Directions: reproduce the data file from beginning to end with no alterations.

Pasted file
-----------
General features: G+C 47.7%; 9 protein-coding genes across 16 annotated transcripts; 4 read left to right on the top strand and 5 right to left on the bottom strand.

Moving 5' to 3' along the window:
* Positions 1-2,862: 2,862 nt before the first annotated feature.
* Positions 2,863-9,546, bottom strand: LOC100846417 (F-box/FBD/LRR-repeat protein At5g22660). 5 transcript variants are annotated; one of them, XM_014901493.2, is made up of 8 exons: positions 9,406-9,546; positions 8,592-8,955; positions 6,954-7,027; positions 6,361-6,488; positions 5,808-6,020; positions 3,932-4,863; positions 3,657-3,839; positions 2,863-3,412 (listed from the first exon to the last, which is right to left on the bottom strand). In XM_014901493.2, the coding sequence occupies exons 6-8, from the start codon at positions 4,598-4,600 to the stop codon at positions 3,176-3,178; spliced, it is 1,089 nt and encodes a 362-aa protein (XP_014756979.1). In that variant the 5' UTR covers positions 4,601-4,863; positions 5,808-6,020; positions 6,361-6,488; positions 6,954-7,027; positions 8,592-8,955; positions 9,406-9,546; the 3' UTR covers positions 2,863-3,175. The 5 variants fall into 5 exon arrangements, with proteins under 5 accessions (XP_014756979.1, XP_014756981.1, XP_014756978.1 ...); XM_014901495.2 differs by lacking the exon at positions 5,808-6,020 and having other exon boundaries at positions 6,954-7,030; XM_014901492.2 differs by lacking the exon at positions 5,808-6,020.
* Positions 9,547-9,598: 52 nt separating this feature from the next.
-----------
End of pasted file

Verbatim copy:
General features: G+C 47.7%; 9 protein-coding genes across 16 annotated transcripts; 4 read left to right on the top strand and 5 right to left on the bottom strand.

Moving 5' to 3' along the window:
* Positions 1-2,862: 2,862 nt before the first annotated feature.
* Positions 2,863-9,546, bottom strand: LOC100846417 (F-box/FBD/LRR-repeat protein At5g22660). 5 transcript variants are annotated; one of them, XM_014901493.2, is made up of 8 exons: positions 9,406-9,546; positions 8,592-8,955; positions 6,954-7,027; positions 6,361-6,488; positions 5,808-6,020; positions 3,932-4,863; positions 3,657-3,839; positions 2,863-3,412 (listed from the first exon to the last, which is right to left on the bottom strand). In XM_014901493.2, the coding sequence occupies exons 6-8, from the start codon at positions 4,598-4,600 to the stop codon at positions 3,176-3,178; spliced, it is 1,089 nt and encodes a 362-aa protein (XP_014756979.1). In that variant the 5' UTR covers positions 4,601-4,863; positions 5,808-6,020; positions 6,361-6,488; positions 6,954-7,027; positions 8,592-8,955; positions 9,406-9,546; the 3' UTR covers positions 2,863-3,175. The 5 variants fall into 5 exon arrangements, with proteins under 5 accessions (XP_014756979.1, XP_014756981.1, XP_014756978.1 ...); XM_014901495.2 differs by lacking the exon at positions 5,808-6,020 and having other exon boundaries at positions 6,954-7,030; XM_014901492.2 differs by lacking the exon at positions 5,808-6,020.
* Positions 9,547-9,598: 52 nt separating this feature from the next.